Most of our houses have one thing in common. Apart from roofs and doors, there is one, annoying area that is pretty common. Which is it?
A small patch of land which is always wet. Like a playground for insects, rodents, and other living beings. This small patch is always saturated. And to make it worse, this land also houses stagnant water.
Now you know how annoying and messy that piece of land is.
To solve this, there are many solutions. Different types of drainage systems are present. But, not all of them provide the results you would love. And those that provide results, fail at sustaining it.
We bring you an efficient, yet affordable solution — French Drain.
What is a French Drain?
It is a trench. Or call it a ditch.
This is covered by gravel or other stones. Connected to perforated pipes, this derails the water from stagnating.
This helps in a wet garden or a damp basement. Even during foundation repair, french drains protect the house. It safely directs the excess water away from your property.
How does it work?
French drain starts off from an elevated surface. Water seeps into the ditch. This seeping is eased by the presence of gravel and perforated pipes.
The traditional use of pipe does not absorb water at different sources. They render useless as the lack of flexibility hurts. Water stagnating at different parts cannot seep into the older pipes.
But, in the French drain, perforated pipes ensure every drop of water seeps through. This also ensures the surrounding soil is moisture-laden.
The end of the French drain must be a low-lying area. Streamlining the outlet into the main drainage ditch works effectively.
Benefits of having a French Drain
French drains are the most efficient at drainage. The use of perforated pipes and gravel further the seeping of water.
Among the current alternatives, french drain is your best bet.
French drain does not require expensive equipment. Even the installation of a french drain is easy and affordable.
A French drain does not need a special place to be equipped. It can be installed at any place that is suffering from stagnant water. You can also transform the outer cover of the french drain. The ease of conceal-ability is a major advantage.
Ease of installation
Installing a French drain is pretty easy. It also can be installed very quickly. If you know the size of the french drain you require, installing one is a piece of cake.
Now, to the most important question.
How to install a French Drain?
Decide on where you want to dig the trench
This is a very important step. Examine the areas in your house which are prone to flooding of water. Now, decide on a route that can streamline the outflow of the excess water. This step, if done correctly, provides the skeleton for the installation of a french drain.
If your plan has an outlet that is either connected to a public drainage or a neighbors’ yard, wait. First, seek approval from the concerned individuals for your french drain installation.
Ensure the trench has a downward slope
To effectively remove the water out of the french drain, a slope is a no-brainer. If there is a natural slope, check for the consistency till the end of the drain. This must provide a fair idea. If further digging is required, execute the same while digging the trench.
Dig the trench
Now, follow the plan and dig the trench. The depth of the trench can vary. But, ensure the slope is maintained. An average of 1 foot slope for 8 foot in length is recommended. This ensures consistency in the slope dimensions. Do not increase the slope angle. As it increases the pace of water outflow, it may cause unwanted erosion at the end of the drain.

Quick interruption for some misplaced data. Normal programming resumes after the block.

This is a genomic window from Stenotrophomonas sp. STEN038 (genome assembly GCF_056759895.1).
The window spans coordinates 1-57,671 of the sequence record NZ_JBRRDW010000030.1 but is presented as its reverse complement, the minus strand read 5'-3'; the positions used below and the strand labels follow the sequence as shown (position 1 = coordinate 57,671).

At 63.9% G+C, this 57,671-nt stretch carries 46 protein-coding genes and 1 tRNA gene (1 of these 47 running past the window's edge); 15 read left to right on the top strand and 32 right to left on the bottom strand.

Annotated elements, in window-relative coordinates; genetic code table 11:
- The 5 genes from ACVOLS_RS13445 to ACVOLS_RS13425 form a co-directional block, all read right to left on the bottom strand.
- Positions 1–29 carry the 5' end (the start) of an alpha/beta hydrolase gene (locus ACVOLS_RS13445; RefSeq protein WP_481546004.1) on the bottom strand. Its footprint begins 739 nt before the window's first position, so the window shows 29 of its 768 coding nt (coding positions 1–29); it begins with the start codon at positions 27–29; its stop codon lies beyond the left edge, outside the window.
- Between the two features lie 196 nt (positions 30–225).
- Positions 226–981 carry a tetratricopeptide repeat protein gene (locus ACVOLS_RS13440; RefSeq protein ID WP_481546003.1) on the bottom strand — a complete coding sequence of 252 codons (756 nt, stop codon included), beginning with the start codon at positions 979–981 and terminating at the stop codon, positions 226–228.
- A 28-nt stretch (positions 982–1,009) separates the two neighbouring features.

Line the trench with fabric
Once the trench is dug, line it with non-woven geotextile filter fabric. Alternatives are present. But, note that this fabric must allow water to pass through it. Drive the fabric ends into the ground using a hammer and staple it. Then, drop the perforated pipes onto the trench.
Fill the trench
The final step in the installation process. Fill the trench with gravel or crushed granite. Chop the top layer a little to align it with the ground level.
Cut the excess fabric using a knife or similar tool.
Your french drain is ready. Most of your drainage issues will be weeded out now. One profound issue with the use of french drains is the clogging.
Clogging of french drains is common in the rainy seasons. The inflow of mud-mixed water can clog the drain, due to lack of outlet. When mud mixes with water, it turns into a paste-like mixture. This cannot seep through either of the perforated pipes, nor the permeable fabric.
So, let us answer this
How to unclog a french drain?
Locate the highest point of the french drain.
This is to assist the mud-mixed water to gush through in a downward slope.
Use a garden hose to run water.
If you can see water rising high, rather than flowing down, it is definitely clogged.
High Pressure water pump
Use a pressure pump to gush water into the drain. Due to its high pressure, the clog is weakened and ultimately is ejected. Before releasing, spray water to all the corners of the drain.
Sewer snake to the rescue
In the case of mulish clogs, use a lengthy pipe to clear it. If any debris is stuck, try and loosen it using the sewer snake. Once you notice it being loosened, use the pressure pump to gush the debris.
The combination of sewer snake and water pump is your best bet.
The pros of having a french drain can be pointless if it is not equipped properly. Avail expert installation and maintenance at affordable rates.
Hire experienced professionals from Guardian Foundation repair. Contact them here and request for a free estimate.